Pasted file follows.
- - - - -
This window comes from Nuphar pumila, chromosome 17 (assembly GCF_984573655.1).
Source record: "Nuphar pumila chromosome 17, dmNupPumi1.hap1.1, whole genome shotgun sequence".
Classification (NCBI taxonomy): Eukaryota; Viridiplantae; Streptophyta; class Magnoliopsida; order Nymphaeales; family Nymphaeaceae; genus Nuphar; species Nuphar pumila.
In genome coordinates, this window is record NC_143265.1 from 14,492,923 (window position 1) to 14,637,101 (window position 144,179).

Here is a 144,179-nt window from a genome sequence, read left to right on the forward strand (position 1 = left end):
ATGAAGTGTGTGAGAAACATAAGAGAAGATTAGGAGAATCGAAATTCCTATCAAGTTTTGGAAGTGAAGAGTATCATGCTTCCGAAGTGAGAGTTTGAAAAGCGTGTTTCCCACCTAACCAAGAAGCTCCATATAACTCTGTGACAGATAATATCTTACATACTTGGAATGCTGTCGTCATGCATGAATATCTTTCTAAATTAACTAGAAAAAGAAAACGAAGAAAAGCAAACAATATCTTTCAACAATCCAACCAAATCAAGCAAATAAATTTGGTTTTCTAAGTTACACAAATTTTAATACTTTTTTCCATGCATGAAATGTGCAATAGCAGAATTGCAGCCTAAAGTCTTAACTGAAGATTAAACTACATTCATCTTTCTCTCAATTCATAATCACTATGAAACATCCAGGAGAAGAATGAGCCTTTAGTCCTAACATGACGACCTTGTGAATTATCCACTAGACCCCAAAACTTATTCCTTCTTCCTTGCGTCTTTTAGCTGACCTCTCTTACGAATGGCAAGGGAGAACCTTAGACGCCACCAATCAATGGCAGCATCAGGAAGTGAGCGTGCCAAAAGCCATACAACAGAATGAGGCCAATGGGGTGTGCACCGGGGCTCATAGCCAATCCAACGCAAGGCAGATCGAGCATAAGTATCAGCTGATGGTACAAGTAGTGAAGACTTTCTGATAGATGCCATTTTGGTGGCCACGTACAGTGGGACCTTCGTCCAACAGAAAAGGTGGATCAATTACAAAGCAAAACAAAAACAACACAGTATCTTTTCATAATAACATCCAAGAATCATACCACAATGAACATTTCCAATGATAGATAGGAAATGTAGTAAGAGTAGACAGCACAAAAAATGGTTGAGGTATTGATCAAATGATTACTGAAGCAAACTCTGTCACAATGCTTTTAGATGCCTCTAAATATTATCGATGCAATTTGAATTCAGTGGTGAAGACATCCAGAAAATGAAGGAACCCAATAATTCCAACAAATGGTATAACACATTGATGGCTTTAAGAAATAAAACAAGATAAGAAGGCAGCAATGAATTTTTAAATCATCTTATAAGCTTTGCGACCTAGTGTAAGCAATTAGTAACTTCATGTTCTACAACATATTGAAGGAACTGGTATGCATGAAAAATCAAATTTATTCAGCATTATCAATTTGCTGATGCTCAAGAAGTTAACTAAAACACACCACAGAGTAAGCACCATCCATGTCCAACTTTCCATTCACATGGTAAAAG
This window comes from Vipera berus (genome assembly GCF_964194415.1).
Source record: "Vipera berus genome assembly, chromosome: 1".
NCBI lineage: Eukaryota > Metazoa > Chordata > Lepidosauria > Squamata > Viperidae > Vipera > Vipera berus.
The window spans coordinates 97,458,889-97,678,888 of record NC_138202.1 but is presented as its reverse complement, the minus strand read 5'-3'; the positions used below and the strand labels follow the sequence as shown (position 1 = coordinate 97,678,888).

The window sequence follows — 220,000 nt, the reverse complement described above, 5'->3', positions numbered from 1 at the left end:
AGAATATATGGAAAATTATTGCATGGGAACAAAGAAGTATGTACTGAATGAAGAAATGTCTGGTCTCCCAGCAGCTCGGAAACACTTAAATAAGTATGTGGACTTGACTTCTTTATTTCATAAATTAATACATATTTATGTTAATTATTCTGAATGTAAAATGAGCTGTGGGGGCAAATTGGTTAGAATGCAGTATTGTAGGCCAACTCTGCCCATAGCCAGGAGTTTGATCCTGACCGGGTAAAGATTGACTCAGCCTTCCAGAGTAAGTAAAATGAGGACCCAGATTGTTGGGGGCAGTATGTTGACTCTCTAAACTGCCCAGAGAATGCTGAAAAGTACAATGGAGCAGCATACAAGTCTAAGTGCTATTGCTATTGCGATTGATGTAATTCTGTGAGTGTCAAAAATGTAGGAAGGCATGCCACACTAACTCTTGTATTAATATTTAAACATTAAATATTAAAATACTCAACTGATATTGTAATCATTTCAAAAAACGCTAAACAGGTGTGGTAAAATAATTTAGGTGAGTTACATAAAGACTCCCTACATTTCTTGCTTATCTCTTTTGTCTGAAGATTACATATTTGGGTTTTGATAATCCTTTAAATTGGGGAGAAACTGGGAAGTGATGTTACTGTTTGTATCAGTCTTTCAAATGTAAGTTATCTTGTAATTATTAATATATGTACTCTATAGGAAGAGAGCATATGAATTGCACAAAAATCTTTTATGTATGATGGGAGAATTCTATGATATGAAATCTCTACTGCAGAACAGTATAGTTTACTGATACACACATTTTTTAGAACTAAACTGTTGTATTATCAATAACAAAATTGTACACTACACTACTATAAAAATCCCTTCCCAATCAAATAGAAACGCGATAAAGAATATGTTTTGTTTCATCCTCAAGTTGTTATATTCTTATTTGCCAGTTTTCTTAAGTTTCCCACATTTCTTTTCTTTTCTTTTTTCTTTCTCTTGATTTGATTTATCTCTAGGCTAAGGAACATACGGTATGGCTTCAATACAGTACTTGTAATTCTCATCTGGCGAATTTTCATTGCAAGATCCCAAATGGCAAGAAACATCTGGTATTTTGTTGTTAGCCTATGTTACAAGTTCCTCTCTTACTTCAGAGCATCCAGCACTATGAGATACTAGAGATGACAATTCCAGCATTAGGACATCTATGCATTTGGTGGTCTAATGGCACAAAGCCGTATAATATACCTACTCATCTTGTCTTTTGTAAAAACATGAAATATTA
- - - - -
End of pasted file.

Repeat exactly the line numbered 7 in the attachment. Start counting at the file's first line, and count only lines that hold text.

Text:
This window comes from Vipera berus (genome assembly GCF_964194415.1).